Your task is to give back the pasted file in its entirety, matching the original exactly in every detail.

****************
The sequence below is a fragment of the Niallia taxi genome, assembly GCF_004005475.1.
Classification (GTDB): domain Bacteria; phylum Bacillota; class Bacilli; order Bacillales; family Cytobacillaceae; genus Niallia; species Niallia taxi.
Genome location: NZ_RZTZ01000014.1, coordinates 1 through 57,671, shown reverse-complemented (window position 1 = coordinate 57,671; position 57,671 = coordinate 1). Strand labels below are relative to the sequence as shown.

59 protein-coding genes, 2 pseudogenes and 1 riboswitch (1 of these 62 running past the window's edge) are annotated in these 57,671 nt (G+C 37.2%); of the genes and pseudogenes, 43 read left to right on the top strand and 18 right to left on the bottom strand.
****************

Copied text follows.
The sequence below is a fragment of the Niallia taxi genome, assembly GCF_004005475.1.
Classification (GTDB): domain Bacteria; phylum Bacillota; class Bacilli; order Bacillales; family Cytobacillaceae; genus Niallia; species Niallia taxi.
Genome location: NZ_RZTZ01000014.1, coordinates 1 through 57,671, shown reverse-complemented (window position 1 = coordinate 57,671; position 57,671 = coordinate 1). Strand labels below are relative to the sequence as shown.

59 protein-coding genes, 2 pseudogenes and 1 riboswitch (1 of these 62 running past the window's edge) are annotated in these 57,671 nt (G+C 37.2%); of the genes and pseudogenes, 43 read left to right on the top strand and 18 right to left on the bottom strand.